This is the second in a four-part series of FAQs provided by WVU Medicine. Because of length, we are publishing the questions and answers in four parts. Part 3 is available HERE.
Read Part 1 HERE
As access to the coronavirus vaccine begins to make its way through the state and country, many people have questions about its safety, possible side effects and effectiveness. To help assuage any fears about the vaccine, the WVU Medicine Pharmacy Team put together the following frequently asked questions.
Should I take the COVID-19 vaccine if I have a significant history of allergic reactions?
The CDC states severe allergic reaction (i.e. anaphylaxis) to any vaccine or injectable therapy (intramuscular, intravenous, or subcutaneous) is a precaution, but not a contraindication to receiving vaccination. Vaccine providers should observe these patients for 30 minutes after vaccination to monitor for the development of immediate adverse reactions.
This recommendation is due to two health care workers in the United Kingdom developing severe allergic reactions after receiving the vaccine. They both had a history of severe allergic reactions and both carried epinephrine auto injectors. Those with allergies to food, pets, insects, latex, or oral medications do not fall under this precaution and are monitored similarly to all other vaccine recipients (15 minutes).
Since the Pfizer vaccine was granted for EUA in the U.S., two health care workers in Alaska have had severe allergic reactions after vaccination. Both were treated with epinephrine and recovered. Data on the two U.S. allergic reactions are being shared with the CDC, and the FDA is working to investigate findings. If you have a history of severe allergic reactions you should discuss this with your health care provider.
Can I take the vaccine if I am pregnant?
Currently, there is no data on the safety and efficacy of COVID-19 vaccines in pregnant women as they were excluded from clinical trials. However, it is known that pregnant women can have an increased risk of severe illness or negative pregnancy outcomes, such as preterm birth, if they become infected with COVID-19.
The CDC and Advisory Committee on Immunization Practices have said the vaccine is unlikely to cause placental and fetal exposure and that there is minimal safety risk as the mRNA vaccine is not a live vaccine. Statements have also been made that the benefit of vaccination may outweigh the risk of severe COVID-19 disease.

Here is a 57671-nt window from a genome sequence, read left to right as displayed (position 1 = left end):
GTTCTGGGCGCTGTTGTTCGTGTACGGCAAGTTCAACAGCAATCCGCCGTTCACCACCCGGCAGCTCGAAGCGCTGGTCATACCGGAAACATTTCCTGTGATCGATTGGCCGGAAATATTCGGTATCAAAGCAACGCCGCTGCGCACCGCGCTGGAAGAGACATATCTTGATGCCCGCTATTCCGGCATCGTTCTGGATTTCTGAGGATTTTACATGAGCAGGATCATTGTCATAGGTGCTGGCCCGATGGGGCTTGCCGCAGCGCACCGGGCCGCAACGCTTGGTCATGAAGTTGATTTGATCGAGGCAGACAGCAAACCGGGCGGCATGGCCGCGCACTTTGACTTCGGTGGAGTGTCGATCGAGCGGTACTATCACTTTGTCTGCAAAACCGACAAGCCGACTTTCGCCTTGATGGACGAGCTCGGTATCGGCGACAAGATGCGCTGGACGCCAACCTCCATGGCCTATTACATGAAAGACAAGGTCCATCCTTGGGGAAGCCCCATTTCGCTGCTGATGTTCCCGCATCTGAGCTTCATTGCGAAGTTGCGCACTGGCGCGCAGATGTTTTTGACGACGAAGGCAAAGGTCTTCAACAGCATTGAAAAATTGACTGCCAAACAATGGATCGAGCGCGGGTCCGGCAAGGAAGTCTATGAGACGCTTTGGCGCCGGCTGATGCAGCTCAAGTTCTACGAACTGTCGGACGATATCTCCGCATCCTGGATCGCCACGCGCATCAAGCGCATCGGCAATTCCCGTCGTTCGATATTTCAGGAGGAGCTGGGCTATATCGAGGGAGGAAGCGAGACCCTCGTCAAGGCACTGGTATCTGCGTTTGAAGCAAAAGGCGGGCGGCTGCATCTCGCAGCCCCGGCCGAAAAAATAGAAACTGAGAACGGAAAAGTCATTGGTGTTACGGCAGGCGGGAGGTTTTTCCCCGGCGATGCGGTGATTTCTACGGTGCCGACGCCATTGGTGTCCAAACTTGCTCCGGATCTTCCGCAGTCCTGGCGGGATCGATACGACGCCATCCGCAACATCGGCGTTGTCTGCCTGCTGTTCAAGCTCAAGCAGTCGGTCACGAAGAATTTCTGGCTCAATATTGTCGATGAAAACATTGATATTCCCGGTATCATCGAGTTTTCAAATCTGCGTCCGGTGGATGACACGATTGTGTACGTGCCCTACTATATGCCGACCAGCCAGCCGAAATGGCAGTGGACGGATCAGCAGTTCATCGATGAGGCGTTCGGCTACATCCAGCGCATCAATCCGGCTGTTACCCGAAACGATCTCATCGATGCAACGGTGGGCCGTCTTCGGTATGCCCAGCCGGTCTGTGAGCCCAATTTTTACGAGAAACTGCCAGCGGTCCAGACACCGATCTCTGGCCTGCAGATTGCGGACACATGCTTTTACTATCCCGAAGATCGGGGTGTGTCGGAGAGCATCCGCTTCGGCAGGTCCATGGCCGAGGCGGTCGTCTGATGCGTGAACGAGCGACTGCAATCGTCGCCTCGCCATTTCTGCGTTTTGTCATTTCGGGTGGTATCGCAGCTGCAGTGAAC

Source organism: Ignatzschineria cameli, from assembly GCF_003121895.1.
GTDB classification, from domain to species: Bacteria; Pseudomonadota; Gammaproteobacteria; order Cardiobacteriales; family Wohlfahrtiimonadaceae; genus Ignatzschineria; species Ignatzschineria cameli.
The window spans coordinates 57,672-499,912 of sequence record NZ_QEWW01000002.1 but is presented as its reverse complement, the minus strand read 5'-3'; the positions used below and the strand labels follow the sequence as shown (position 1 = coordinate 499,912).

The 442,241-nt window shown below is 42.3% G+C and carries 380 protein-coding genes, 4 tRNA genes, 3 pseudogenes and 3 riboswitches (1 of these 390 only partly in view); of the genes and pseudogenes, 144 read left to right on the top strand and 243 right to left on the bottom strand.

For this reason, if a pregnant woman is part of a group who is recommended to receive a COVID-19 vaccine, she may choose to be vaccinated. A discussion with her health care provider can help her make an informed decision. Pregnant women who develop a fever after vaccination should take acetaminophen, as fever is associated with negative pregnancy outcomes.
Considerations for vaccination of a pregnant woman:
- Level of COVID-19 community transmission (risk of acquisition)
- Her personal risk of contracting COVID-19 (by occupation or other activities)
- The risks of COVID-19 to her and potential risks to the fetus
- The efficacy of the vaccine
- The known side effects of the vaccine
- The lack of data about the vaccine during pregnancy
Can I take the vaccine if I am breastfeeding?
Currently, there is no data on the safety and efficacy of COVID-19 vaccines in breastfeeding women, as they were excluded from clinical trials. The CDC has stated that since the mRNA vaccine does not contain live virus, it is not thought to be a risk to breastfeeding infants. For this reason, if a breastfeeding woman is part of a group who is recommended to receive a COVID-19 vaccine, she may choose to be vaccinated. A discussion with her healthcare provider can help her make an informed decision.
Will the vaccines cause infertility?
Currently, there is no evidence that any of the COVID-19 vaccines cause infertility. Claims circulating on social media state antibodies formed after vaccination, which target the COVID-19 spike protein may also target a protein found in placenta called syncytin-1. This has not been proven at this time. A Pfizer representative and virologists have said the two proteins are not similar enough for this to happen.
Additionally, if this were found to be true, then this would also suggest people who become infected with COVID-19 and recover would carry a similar risk of infertility due to the formation of antibodies after natural infection. However, there is currently no definitive evidence that COVID-19 infection causes infertility.
For more on COVID-19, www.WVUMedicine.org/COVID.